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Adorable Tugboats... In Space! The Science of The Expanse, Episode 4

We explore how real the science in the science fiction is. 


The Expanse has been painstakingly crafted to be as scientifically accurate as possible, so we'd be doing the whole universe a disservice if we didn't call out all of the minutiae that make the show the most realistic look at the future we've ever seen. We sat down with Daniel Abraham, Mark Fergus, and Hawk Ostby, the co-creators and producers (Daniel is also 1/2 of the team that wrote the book series the show is based on)  to get the lowdown on the insane level of detail and intricacy they put into the science we see in the show. But how real is it? Nerds, read on.

Q:  If used as a battering ram, could a vessel the size of the Nauvoo actually alter the course of an asteroid the size of Eros?
Daniel Abraham:  Well, it could certainly alter it.  The mathematics on throwing something into the sun are really complicated.  It's incredibly difficult to throw something into the sun; the problem is you have all of the acceleration and velocity in orbit, so the closer you are to the sun, the harder it is to throw something into the sun.  You can deflect it, but ultimately what you’re trying to do is slow it down enough so that the gravity of the sun pulls it in. They’re in a very complicated situation.
Mark Fergus:  It's getting the right trajectory at the beginning and then letting the gravity take it. So, Miller comes up with this crazy idea and then Tycho and the best of the best, they compute the trajectory accurately.
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Daniel Abraham:  And it all depends on how powerful the Nauvoo’s engines are and how fast it’s going when they make the connect. There’s a certain amount of wiggle room of what the parameters are for that [LAUGHS]. We took advantage of that by saying very, very smart people figured it out on Tycho, and they’re really, really good.  Those guys on Tycho, they’re smart.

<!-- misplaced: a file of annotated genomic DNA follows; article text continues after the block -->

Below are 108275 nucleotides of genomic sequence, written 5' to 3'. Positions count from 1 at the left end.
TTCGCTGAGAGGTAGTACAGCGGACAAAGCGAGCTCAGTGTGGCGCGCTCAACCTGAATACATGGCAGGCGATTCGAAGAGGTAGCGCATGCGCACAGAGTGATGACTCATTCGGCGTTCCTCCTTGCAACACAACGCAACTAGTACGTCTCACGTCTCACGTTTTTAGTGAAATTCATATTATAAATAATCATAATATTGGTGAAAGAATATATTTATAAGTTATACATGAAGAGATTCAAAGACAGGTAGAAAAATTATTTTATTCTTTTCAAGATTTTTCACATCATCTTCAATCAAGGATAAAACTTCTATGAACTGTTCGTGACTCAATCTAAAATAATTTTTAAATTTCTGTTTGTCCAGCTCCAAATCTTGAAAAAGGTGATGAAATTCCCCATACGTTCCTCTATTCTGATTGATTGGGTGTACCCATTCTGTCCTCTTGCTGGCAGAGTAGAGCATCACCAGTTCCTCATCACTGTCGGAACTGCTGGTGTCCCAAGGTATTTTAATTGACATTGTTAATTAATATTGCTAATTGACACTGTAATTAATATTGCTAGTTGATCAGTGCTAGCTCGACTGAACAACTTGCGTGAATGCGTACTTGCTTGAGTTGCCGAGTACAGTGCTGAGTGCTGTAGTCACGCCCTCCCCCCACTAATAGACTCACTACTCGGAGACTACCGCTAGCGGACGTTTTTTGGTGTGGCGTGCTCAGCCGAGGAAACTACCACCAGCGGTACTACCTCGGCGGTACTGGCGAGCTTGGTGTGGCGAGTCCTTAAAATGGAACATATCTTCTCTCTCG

Mark Fergus: We’re not saying they’re punching it and it’s giving Eros a kiss. We’re using a giant battering ram that over the long journey it takes to get to Eros will have enough speed to affect a shift in direction.
Q:  When the Nauvoo actually takes off and accelerates towards Eros, there are these little accelerators that come out…
Daniel Abraham:  The Tugs! They're so cute.
Q:  Can you talk about those and what they are doing?
Daniel Abraham:  Well, they're the Tugs.  They're little tugboat drones that are repositioning the Nauvoo so that it is in the right orientation and the right distance from Tycho, so that when the engines come on it doesn't melt Tycho into slag.  One of the points that tends to get overlooked with the Epstein drives is that all the drives that are pushing these ships are also weapons. The energy that's coming off the back of those could do a tremendous amount of damage.  You need to be able to move things around locally so you don't hurt yourself.

Catch up on The Expanse here.